Kazin: You say in your big policy paper that we need to change the way we think about the economy. So how do we do that, especially when the people who run most big corporations are quite happy with the way Republicans and even many Democrats think about the economy?
Brown: It will be a long-term education process, and we’re up against fake media, against Fox, and against talk radio, which makes it so hard. There absolutely are more of us that see the economy this way. But we have to reach them and get them to vote.
I’ve always believed the field is fertile for a progressive message. It’s fertile even in western Ohio, maybe the most conservative part of my state. There are sometimes environmental issues; many rural people fear that environmental laws cost jobs, or they are going to keep us from doing what we’re doing on our farms. But you can answer all those complaints. Part of it is, again, the language: use “environmental protection” instead of “environmental regulation.” Think how different that sounds to an undecided voter.
These are 20 percent or less of voters who are less engaged and maybe less knowledgeable. They don’t think of themselves as ideologically in the middle. They think of themselves as independent. The other 80 or 85 percent pay enough attention that they know who they’re going to vote for in most elections a year ahead of time.
Kazin: One of the things that’s happened since Trump was inaugurated is what people call “the resistance.” What do you think about the outside pressure on you and other Democrats to be absolutely firm against pretty much everything Trump wants to do? What do you think the relationship is between those who are pushing from the outside and what Democrat politicians like you are doing?
Brown: Progress always comes from people pushing through from the outside. I mean look at the great gains of the 1930s and the 1960s—whether it was pushing from the outside on labor law reform or on unemployment or workers’ comp or the minimum wage for economic security, or for civil rights and healthcare in the ’60s. I very much welcome that kind of pressure now.
But I’ve said publically that I would work with Trump on trade. I’ve made approaches to his people regularly on infrastructure spending. I get no pushback from progressives on that.
The only criticism I got was when I was part of a demonstration at the Columbus airport on the second week of Trump’s term to protest his travel ban. Somebody yelled out to me, “You sold us out on Ben Carson,” and they were clapping and people cheered for my wife [newspaper columnist Connie Schultz] because everyone loves my wife. I did end up being one of six Democrats to vote for Carson to run the Department of Housing and Urban Development.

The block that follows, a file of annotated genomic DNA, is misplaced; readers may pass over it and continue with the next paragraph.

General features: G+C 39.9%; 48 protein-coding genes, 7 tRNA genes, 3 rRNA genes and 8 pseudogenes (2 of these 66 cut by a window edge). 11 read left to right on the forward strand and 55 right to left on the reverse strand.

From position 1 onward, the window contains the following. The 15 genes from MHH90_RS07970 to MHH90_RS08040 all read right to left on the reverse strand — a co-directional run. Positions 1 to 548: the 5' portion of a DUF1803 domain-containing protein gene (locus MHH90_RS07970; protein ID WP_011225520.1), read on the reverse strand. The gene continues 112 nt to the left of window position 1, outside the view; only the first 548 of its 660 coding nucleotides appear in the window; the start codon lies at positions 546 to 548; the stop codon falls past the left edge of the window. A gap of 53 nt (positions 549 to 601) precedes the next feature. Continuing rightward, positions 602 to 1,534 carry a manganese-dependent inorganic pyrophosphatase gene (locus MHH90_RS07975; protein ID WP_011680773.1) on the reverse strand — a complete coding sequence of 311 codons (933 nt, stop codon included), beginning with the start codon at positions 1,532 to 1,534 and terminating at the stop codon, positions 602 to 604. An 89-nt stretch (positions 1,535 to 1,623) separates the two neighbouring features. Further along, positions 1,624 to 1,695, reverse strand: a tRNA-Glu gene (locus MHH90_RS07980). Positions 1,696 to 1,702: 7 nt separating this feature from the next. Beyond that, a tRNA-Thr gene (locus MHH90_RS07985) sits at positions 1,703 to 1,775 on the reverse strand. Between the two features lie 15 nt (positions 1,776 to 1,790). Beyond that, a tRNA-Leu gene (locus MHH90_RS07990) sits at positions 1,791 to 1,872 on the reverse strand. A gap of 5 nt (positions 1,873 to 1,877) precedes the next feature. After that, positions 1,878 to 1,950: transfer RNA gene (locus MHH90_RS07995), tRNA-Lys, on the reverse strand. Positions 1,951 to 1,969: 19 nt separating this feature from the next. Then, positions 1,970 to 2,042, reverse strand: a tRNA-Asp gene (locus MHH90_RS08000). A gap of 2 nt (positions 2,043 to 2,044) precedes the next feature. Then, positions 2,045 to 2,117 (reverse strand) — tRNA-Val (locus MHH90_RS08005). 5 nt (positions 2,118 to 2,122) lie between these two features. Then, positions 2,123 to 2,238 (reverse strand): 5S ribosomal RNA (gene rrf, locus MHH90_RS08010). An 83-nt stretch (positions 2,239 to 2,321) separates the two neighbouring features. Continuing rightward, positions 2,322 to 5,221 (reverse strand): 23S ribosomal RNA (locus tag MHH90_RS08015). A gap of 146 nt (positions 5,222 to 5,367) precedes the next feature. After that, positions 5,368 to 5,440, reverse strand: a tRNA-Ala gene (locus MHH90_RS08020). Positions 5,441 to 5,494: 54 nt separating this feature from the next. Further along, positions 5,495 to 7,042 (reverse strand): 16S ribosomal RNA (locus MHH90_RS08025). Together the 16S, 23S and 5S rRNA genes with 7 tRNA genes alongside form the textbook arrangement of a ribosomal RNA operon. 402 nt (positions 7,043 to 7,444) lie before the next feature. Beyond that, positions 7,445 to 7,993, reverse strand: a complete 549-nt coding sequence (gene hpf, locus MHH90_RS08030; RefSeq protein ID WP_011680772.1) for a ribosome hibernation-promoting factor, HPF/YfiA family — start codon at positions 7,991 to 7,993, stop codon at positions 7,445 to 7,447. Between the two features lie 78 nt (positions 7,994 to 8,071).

In a nutshell, the reason is that I live in a neighborhood in Cleveland that had the most foreclosures of any zip code in America in 2007; I know the desolation in that part of the city. The great majority of homes in Cleveland were built before I was born in 1952. I asked the Cleveland Department of Public Health: “What percentage of those homes that are old in Cleveland have toxic levels of lead?” They said, “99.” They all do. So that’s what kids who grow up in low-income areas are facing. So I said to Carson privately and then in the committee, “Are you going to help me on lead?” Because he doesn’t understand housing, but he does understand lead because he’s a brain surgeon. I have no idea if he’ll follow through. But that’s how I answered the woman at the airport, and she was OK with that.
I don’t worry about my support among progressives. They’re saying, “Oppose Trump on everything.” because they see what he’s doing on the environment, they see what he’s doing on war, they see what he’s doing on immigration especially, they see what he’s doing on healthcare and how he’s putting Wall Street executives in his cabinet. They don’t think, “OK, maybe on trade or maybe infrastructure, we can do some things.”
But I’ve got to look, progressive or not, at what’s best for Ohio.
Sherrod Brown is the senior United States Senator from Ohio, in office since January 3, 2007. Brown is a member of the Democratic Party.
Michael Kazin is editor of Dissent.
Transcription by Danyoung Kim.